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The Los Angeles City Council has proposed a program to donate surplus food from city events and facilities to local food banks and shelters.
City Councilmember Paul Koretz, 5th District, cited the economic crisis and its impact on food insecurity in Los Angeles when explaining why it was important for the city to donate surplus food.
“The good news is that this motion has already had a useful effect, because it’s gotten city departments to examine what they do and don’t do regarding their surplus food,” Koretz said. “In these especially trying economic times, when food insecurity is on the rise, we can all examine whether we’re wasting perfectly good food that might otherwise help the hungry.”
The Los Angeles Regional Food Bank (LARFB) estimates that one in seven residents of Los Angeles County is currently at risk of going hungry. In addition, demand at food banks has gone up considerably over the past two years. Whereas in 2008, LARFB, which distributes food to other food banks as well as operating its own, distributed only 36 million pounds of food, in 2009 it distributed 54 million pounds.
Frank Tamborello, director of Hunger Action LA, the group that urged the city to set up a program to donate food surpluses, said it is often difficult for municipal governments to get involved in the fight against hunger.
“When it comes to food policy, there’s really not a lot for the city to do,” Tamborello said. “Food stamps are a federal program, administered by the state and county. But we were looking for a way to involve the city in the hunger issue, and everyone had a strong reaction to seeing a lot of food go to waste.”
Although the office of the Chief Legislative Analyst conducted a study of city departments to determine the feasibility of a surplus food donation program, it remains unclear how much food might be saved. The Department of Recreation and Parks, for instance, manages to save most unused food for future events, while many other departments don’t serve food at any events. There is no data on how much food from city facilities is wasted.
The only city department that already has a large-scale program to donate surplus food is the Los Angeles Convention Center (LACC), which hosts more than 400 events each year. Phillip Hill, assistant general manager of the LACC, said that the convention center donated 14,480 pounds of food to food banks and shelters last year, while an additional 150,000 pounds that was no longer fit to eat was composted.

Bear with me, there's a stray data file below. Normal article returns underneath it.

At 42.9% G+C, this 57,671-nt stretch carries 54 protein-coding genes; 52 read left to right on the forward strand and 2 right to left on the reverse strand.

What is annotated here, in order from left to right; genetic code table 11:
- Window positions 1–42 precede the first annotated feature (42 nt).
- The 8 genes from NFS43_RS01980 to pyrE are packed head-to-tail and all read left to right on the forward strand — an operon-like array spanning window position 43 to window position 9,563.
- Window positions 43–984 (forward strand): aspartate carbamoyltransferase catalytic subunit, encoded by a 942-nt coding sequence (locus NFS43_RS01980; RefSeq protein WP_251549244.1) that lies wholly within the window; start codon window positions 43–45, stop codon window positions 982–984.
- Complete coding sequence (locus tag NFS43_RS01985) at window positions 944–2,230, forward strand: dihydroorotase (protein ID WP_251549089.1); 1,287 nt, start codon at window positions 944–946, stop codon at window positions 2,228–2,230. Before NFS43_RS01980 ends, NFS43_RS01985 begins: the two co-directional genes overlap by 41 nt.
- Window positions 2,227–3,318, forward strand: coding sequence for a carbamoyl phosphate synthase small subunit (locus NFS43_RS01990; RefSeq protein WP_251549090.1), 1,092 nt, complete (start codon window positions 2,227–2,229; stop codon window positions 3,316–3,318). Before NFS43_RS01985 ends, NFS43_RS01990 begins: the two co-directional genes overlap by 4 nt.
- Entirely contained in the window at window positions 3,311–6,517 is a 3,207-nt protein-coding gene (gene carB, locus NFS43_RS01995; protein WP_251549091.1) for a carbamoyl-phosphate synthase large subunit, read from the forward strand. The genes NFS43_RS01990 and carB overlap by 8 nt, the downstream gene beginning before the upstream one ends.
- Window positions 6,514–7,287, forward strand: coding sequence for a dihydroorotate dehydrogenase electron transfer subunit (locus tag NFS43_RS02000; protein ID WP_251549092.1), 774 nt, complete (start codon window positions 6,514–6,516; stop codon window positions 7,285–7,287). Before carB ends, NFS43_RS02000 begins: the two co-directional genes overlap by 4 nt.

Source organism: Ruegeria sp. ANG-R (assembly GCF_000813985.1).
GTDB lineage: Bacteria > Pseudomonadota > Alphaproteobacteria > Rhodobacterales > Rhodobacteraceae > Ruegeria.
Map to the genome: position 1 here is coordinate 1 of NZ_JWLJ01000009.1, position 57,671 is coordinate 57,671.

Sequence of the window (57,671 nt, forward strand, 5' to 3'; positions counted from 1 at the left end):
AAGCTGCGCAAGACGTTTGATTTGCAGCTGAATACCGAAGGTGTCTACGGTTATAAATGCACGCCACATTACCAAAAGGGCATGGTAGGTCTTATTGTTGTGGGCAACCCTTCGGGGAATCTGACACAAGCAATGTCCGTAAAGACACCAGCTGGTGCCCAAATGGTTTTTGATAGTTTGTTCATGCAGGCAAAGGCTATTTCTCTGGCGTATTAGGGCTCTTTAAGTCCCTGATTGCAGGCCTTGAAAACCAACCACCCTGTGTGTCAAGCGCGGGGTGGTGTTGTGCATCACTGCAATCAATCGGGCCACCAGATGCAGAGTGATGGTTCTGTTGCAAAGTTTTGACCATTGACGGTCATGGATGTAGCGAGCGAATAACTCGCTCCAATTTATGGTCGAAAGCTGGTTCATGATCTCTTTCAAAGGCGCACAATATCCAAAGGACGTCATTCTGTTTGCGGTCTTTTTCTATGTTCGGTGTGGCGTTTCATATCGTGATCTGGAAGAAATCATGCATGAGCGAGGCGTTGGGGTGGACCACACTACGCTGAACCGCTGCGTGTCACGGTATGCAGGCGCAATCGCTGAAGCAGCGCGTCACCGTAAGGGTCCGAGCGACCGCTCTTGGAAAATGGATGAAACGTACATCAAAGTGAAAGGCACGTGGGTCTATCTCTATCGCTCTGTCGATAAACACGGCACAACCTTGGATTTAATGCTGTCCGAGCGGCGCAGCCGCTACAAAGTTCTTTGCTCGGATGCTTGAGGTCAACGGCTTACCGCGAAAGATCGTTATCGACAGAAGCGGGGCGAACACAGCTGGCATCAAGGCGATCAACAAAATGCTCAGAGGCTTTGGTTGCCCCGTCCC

The convention center donates to four local organizations, plus the LARFB. Depending on how much food is left over after a given event, LACC staff will call one of the four clients to come pick up the surplus. Hill said the organizations were selected mainly for their proximity.
Union Rescue Mission is the largest organizations receiving donations from the LACC. Christopher Strode, business relations manager for Union Rescue Mission, said that in the last year demand for food donations has gone up 45 percent, while donations have decreased by 21 percent. The mission now serves more than 3,700 meals every day.
“We’re on call when they have an event,” Strode said. “It helps quite a bit. For an organization as big as ours, it’s just a boost. But it all comes together. Ultimately, we want sustainability, but when there are forty-eight thousand homeless people in L.A. County, everything helps.”
All the organizations seemed to agree that with demand so high, any extra food donations they received were helpful. Still, Mai Lee, community relations manager at Midnight Mission, which also receives donations from LACC, questioned if food from the convention center was distributed as effectively as it could be.
“We think that this is a really good program, and we’re very happy that the city has decided to take steps and contribute back to the community,” Lee said. “We think the citywide program is a worthwhile idea. We definitely support it. However, there are ways to do it more effectively. We want to take time to look at some of the details and see what we can do to make it an effective program.”
Over the next several months, the city is expected to draft a surplus food distribution plan. Still, Hill said that any effort to make sure excess food did not go to waste was worthwhile, regardless of the number of people it fed.
“I think it’s important that it will provide a process for anyone in city facilities that has surplus food to make sure it reaches the population that needs it,” Hill said. “The convention center may be the leaders in volume, but this is the right thing to do, and it’s just as much about that.
In addition, Tamborello said other city departments had already expressed an interest in getting involved in the fight against hunger in other ways.
“Some of the departments don’t really deal with much food at their facilities,” Tamborello said. “But, for instance, the CRA [Community Redevelopment Agency] is looking into doing business outreach, trying to get local businesses to donate excess food. This program just gets people thinking about ways they can conserve and help.”
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